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General

What Got You Here Won’t Get You There

What Got You Here Won’t Get You There: How Successful People Become Even More Successful is a book by Marshall Goldsmith and Mark Reiter published in 2007.

The trouble with successful people is that they tend to believe that their “bad” habits are not so “bad.” They have proof of that. They are successful. So, what could they do, or more precisely, what could they stop doing to be more successful?

The book presents The Twenty Habits That Hold You Back From The Top:

  1. Winning too much: The need to win at all costs and in all situations – when it matters, when it doesn’t, and when it’s totally beside the point.
  2. Adding too much value: The overwhelming desire to add our two cents to every discussion.
  3. Passing judgment: The need to rate others and impose our standards on them
  4. Making destructive comments: The needless sarcasm and cutting remarks that we think make us sound sharp and witty.
  5. Starting with “No,” “But,” or “However”: The overuse of these negative qualifiers which secretly say to everyone, “I’m right. You’re wrong.”
  6. Telling the world how smart we are: The need to show people we’re smarter than they think we are.
  7. Speaking when angry: Using emotional volatility as a management tool.
  8. Negativity, or “Let me explain why that won’t work”: The need to share our negative thoughts even when we weren’t asked.
  9. Withholding information: The refusal to share information in order to maintain an advantage over others.
  10. Failing to give proper recognition: The inability to praise and reward.
  11. Claiming credit that we don’t deserve: The most annoying way to overestimate our contribution to any success.
  12. Making excuses: The need to reposition our annoying behavior as a permanent fixture so people excuse us for it.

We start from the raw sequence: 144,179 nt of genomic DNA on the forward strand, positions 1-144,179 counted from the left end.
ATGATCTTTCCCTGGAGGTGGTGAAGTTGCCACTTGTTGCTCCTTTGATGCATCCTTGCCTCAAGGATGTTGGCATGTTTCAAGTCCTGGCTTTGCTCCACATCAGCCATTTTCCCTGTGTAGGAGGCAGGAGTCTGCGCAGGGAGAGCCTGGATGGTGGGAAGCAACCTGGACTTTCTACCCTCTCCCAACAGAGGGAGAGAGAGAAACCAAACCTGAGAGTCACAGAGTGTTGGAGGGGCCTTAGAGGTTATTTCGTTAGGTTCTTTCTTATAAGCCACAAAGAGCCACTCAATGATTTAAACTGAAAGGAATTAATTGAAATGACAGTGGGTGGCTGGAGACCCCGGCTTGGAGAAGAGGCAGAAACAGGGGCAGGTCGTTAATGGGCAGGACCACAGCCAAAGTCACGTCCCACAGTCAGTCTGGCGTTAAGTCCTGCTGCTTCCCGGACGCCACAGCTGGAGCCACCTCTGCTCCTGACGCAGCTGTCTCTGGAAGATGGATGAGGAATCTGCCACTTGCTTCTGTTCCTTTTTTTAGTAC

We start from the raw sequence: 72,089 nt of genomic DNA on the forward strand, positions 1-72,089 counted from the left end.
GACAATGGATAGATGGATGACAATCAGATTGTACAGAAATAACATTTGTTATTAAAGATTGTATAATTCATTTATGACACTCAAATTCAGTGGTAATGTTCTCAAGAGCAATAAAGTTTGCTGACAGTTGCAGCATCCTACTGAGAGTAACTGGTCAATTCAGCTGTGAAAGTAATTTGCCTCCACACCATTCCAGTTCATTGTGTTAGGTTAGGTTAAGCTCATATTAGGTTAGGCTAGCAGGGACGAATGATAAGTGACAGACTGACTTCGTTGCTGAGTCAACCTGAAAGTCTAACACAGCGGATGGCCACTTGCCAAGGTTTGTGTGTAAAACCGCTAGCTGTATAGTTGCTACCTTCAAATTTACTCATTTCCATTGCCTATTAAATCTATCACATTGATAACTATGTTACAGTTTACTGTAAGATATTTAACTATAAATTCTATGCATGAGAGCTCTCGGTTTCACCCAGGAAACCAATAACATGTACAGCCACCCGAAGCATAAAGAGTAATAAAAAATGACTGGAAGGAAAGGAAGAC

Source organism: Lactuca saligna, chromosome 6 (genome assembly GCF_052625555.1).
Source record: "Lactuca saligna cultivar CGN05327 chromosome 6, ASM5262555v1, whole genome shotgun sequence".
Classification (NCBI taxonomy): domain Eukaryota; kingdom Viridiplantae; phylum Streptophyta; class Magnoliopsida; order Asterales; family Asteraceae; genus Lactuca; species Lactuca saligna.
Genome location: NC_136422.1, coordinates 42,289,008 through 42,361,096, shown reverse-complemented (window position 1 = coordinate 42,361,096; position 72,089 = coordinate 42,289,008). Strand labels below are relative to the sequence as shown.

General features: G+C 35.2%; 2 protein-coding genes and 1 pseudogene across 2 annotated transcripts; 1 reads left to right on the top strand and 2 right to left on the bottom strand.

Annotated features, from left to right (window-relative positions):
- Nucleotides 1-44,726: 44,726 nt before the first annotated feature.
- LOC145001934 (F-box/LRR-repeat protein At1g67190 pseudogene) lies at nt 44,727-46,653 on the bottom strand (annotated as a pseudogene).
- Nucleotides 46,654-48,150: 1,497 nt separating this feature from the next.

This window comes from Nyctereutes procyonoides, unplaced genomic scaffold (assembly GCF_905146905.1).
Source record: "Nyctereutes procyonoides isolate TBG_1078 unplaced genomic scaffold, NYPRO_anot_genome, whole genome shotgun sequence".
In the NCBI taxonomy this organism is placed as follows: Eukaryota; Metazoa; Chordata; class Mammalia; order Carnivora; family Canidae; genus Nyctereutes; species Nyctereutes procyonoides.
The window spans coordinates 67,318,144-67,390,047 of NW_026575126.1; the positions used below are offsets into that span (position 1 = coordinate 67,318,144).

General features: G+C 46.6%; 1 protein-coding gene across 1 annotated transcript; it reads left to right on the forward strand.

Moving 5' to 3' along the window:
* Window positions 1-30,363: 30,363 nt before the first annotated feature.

13. Clinging to the past: The need to deflect blame away from ourselves and onto events and people from our past; a subset of blaming everyone else.
  14. Playing favorites: Failing to see that we are treating someone unfairly.
  15. Refusing to express regret: The inability to take responsibility for our actions, admit when we’re wrong, or recognize how our actions affect others.
  16. Not listening: The most passive-aggressive form of disrespect for colleagues.
  17. Failing to express gratitude: The most basic form of bad manners.
  18. Punishing the messenger: The misguided need to attack the innocent who are usually trying to help us.
  19. Passing the buck: The need to blame everyone but ourselves.
  20. An excessive need to be “me”: Exalting our faults as virtues simply because they’re who we are.

The “twenty-first” habit is goal obsession.

The idea that being obsessed with a high-level goal makes you forget the hear and now. The present in which you are, indeed, destroying all your chances of reaching your goals.

I love to use books with people I work with. I used The Five Dysfunctions of A Team or The Advantage by Patrick Lencioni. I also used Radical Candor by Kim Scott.

I decided to use the twenty habits with a leadership team I just met.

The first part of the session was reviewing and discussing the habits. Listening to the questions and discussions can teach a lot about the people in the room.

The second part was for the team members to identify for each other, through an anonymous survey, what habit they thought the others in the team should focus on removing.

The third part was for the team members to discover the results, and pick the habit they will want to work on during the next quarter.

The last part was to select their accountability partner to work with to achieve the goal.

I am happy with the results so far. If you try the practice, let me know through the usual means: email, Twitter, or Linkedin.

Categories
General

The Advantage of a book discussion club